Author: Judith Modrak
Publication: Sci Art Magazine
Published: December, 2017
Article link: http://www.sciartmagazine.com/discussion-is-sciart-the-new-outsider-art.html

Is SciArt the new Outsider Art? While these two movements may at first glance seem dissimilar – one is of the self-taught, and one is rooted in science – they have more in common than immediately meets the eye. I would even venture that they are close kin, if not siblings.

PicturePortrait of William Frosch (1993 by Steve Miller). 40” x 61”. Pigment dispersion and silkscreen on canvas. Image courtesy of the artist.

SciArtists come from all walks of life – from the formally trained, to scientists turned artists, to outliers of both disciplines. What unites this diverse group of practitioners is an unflinching passion for all things organic (people, plants, animals – the universe in total), and a seeming disregard for the norms and vicissitudes of the conventional art world. Their work is typically driven by a specific curiosity and obsessive dedication to particular phenomena, as opposed to a larger “art world” aesthetic or trend of the moment.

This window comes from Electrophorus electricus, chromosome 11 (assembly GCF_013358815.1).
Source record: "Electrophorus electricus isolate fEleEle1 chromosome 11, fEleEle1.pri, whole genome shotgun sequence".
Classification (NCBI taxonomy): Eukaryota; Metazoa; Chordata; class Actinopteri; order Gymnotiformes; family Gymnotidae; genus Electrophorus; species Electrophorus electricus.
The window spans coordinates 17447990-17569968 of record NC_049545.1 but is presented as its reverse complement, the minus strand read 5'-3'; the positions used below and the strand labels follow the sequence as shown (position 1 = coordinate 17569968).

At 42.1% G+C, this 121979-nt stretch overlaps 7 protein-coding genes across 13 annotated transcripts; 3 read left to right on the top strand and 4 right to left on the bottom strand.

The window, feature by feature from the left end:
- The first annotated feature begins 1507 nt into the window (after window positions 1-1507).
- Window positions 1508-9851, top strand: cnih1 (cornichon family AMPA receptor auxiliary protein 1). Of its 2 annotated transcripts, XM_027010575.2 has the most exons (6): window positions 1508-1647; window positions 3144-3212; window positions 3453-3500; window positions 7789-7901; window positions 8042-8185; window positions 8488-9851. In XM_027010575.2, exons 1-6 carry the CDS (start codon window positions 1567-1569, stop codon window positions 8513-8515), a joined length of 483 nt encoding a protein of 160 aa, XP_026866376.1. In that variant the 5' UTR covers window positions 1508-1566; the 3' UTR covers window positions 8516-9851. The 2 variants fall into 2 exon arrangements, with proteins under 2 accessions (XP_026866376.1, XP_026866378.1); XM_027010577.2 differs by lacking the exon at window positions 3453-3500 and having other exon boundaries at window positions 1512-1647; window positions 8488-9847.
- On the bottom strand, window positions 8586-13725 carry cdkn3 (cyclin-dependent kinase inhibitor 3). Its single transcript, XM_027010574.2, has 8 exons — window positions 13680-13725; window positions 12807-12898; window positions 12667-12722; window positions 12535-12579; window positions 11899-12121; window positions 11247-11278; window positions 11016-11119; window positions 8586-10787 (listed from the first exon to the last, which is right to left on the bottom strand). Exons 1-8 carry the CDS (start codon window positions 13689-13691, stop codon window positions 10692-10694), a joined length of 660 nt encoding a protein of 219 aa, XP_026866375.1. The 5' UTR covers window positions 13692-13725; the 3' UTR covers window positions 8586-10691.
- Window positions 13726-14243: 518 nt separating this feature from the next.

Picture“The Farm” (2000) by Alexis Rockman. 96” x 120”. Oil & acrylic on wood panel. Image courtesy of the artist.
Norman Giradot, comparative religion scholar with a strong interest in outsider art as it relates to religion and other areas, shared the following observations with me – observations I would like to assert apply with equal measure to SciArtists: